In Ethiopia, only a few studies have been done on the prevalence of needle stick/sharps injuries [20, 21] and even the findings of these studies did not address the magnitude of NSSIs well among all parts of health care workers (HCWs). So, this study was conducted to assess the magnitude and associated factors of needle stick and sharps injuries, which may have a contribution in the development of prevention strategies.

Methods

Study design, period, and study area

Institution-based cross sectional quantitative study was conducted among HCWs in Dessie City Hospitals from March 21 to April 21/2015. Dessie is the capital city of South Wollo Zone and it has 10 sub city wards and 6 rural wards with a total population of 188,519 based on the 2007census. There were a total of 774 health care workers assigned to provide with health services to the community in the two governmental and three private hospitals.

The distribution of study populations in the two governmental Hospitals was 51 physicians, 239 nurses, 55 midwives, 21 health officers, 29 laboratory technologists, 11 anesthetists, and 54 cleaners. Similarly, there were 37 physicians, 102 nurses, 34 midwives, 28 health officers, 22 laboratory technologists, 7 anesthetists, and 54 cleaners in the three private hospitals.

Study population

All health care workers (physicians, nurses, lab technicians/technologists, cleaners, midwives, health officers, and anesthetists) that worked for 1 year and above in the two governmental and three private hospitals and that participated in screening, diagnosis, treatment, and follow-up of patients with the assistance of needle and sharps medical equipment, and handling of waste disposal were included in the study.

Exclusion criteria

Resident doctors and students were not participants of the study.

Sample size determination and sampling procedure

Four hundred fifty-seven participants were the sample size of this study which was calculated using a single population proportion formula, 22.2% [22] previous study of NSSIs from East Gojjam, 4% margin of error, 95% confidence interval, and 10% non-response rate.

Based on the assumption that the participants are homogeneous across the hospitals, but heterogeneous within job category with respect to the exposure of needle stick and sharps injuries, the 457 samples were proportionally allocated to each hospital and selected using lottery method from the lists of health care workers. The calculated sample size was proportionally distributed to the five hospitals based on the number of health care works. We used the list of health care workers from the monthly payroll of the five hospitals as a sampling frame. Then, a simple random sampling technique (lottery method) was used to select the study participants.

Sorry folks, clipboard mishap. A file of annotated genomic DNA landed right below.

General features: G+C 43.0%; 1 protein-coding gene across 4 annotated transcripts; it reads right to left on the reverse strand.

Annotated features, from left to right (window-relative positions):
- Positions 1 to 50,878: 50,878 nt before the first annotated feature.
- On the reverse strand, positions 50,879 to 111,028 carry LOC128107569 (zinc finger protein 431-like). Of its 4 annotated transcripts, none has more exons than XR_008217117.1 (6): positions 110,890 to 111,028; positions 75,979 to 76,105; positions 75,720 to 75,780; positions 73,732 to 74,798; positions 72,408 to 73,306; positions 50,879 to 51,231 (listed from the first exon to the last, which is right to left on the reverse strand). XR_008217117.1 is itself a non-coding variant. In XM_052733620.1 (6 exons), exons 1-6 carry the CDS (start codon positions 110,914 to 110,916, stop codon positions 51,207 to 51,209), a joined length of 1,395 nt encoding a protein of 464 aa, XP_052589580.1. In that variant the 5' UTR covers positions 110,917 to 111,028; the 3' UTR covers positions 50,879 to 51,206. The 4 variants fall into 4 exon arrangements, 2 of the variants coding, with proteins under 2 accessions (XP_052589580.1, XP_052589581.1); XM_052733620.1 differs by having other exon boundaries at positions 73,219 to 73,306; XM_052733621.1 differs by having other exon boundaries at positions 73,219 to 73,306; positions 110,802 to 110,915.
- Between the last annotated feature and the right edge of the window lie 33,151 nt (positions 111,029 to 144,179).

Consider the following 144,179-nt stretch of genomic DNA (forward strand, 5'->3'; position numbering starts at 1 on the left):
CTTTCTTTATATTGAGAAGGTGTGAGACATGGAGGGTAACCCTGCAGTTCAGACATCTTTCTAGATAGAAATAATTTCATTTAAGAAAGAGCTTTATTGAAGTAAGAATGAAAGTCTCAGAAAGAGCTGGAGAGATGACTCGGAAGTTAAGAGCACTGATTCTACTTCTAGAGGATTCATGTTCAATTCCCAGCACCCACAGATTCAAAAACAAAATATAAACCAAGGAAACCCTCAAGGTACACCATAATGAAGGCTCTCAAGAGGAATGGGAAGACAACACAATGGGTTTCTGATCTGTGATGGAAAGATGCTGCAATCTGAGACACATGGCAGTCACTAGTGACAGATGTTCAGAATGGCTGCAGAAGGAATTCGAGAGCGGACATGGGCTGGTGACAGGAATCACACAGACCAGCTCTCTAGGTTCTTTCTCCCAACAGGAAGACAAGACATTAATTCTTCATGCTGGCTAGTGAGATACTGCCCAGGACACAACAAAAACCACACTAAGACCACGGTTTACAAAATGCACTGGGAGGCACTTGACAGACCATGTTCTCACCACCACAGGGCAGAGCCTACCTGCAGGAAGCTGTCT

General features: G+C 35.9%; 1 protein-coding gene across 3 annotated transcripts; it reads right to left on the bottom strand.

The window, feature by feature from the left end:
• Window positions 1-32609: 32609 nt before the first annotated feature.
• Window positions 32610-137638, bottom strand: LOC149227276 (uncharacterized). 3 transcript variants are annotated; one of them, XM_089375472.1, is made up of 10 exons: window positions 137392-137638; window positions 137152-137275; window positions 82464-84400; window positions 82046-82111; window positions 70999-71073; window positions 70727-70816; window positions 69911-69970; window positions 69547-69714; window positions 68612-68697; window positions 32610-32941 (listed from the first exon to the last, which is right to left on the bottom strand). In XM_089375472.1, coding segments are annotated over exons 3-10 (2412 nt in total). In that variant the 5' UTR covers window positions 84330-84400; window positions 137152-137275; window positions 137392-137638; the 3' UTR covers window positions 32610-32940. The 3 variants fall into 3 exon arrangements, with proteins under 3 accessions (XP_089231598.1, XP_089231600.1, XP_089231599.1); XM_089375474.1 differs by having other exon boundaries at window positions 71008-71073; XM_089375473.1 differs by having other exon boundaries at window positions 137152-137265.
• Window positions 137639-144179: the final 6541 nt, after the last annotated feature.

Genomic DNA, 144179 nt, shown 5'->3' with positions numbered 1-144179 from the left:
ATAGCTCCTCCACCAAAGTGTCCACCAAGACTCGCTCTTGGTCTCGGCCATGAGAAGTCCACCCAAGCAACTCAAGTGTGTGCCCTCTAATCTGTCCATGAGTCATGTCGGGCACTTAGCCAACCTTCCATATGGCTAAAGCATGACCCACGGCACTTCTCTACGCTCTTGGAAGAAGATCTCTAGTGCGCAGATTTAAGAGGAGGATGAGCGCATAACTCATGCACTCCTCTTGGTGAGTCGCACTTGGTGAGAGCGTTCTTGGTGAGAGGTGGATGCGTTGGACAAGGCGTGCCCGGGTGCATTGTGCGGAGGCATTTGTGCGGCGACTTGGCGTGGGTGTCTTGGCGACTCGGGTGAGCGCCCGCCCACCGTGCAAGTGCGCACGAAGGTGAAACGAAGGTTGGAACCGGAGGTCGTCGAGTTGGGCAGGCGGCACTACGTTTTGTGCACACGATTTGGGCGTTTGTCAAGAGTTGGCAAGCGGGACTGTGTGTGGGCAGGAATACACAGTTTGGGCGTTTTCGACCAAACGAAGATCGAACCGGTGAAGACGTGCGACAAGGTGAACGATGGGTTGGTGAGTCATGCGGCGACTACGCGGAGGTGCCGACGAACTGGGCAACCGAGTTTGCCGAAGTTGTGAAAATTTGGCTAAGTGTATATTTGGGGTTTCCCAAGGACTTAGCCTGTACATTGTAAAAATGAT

Operational definition

Healthcare workers are workers in hospitals (physicians, nurses, lab technicians/technologists, cleaners, midwives, health officers, and anesthetists) who do have contact with syringes, needles and other sharps materials due to their duties.

Safety instructions are written information in the workplace about safe work practices like the prohibition of recapping of needles, disposing of sharps immediately after use in designated sharp containers, engaging the temporary safety locking mechanism on sharps waste disposal box when not in use, and sealing and disposing of sharps containers when full of its three quarter.

OHS training is an awareness program about the different hazards and risks in the working environment, safe working procedure, and infection prevention and safety policy of the organization.

Data collection procedures

The questionnaire was developed based on related literature (Additional file 1) and had socio-demographic, behavioral, environmental, NSSIs variables. The questionnaire was prepared in English and translated to Amharic. Then, it was translated back to English to keep its consistency.

A pretest was done in Dessie health station on 42 health care workers, and necessary corrections were made based on the result of the pretest. Training was given for 2 days for the 2 supervisors (BSC nurses) and five data collectors (diploma nurses). Data were collected by interviewing health care workers, and the gathered data were checked each day by SA and supervisors.

Data processing and analysis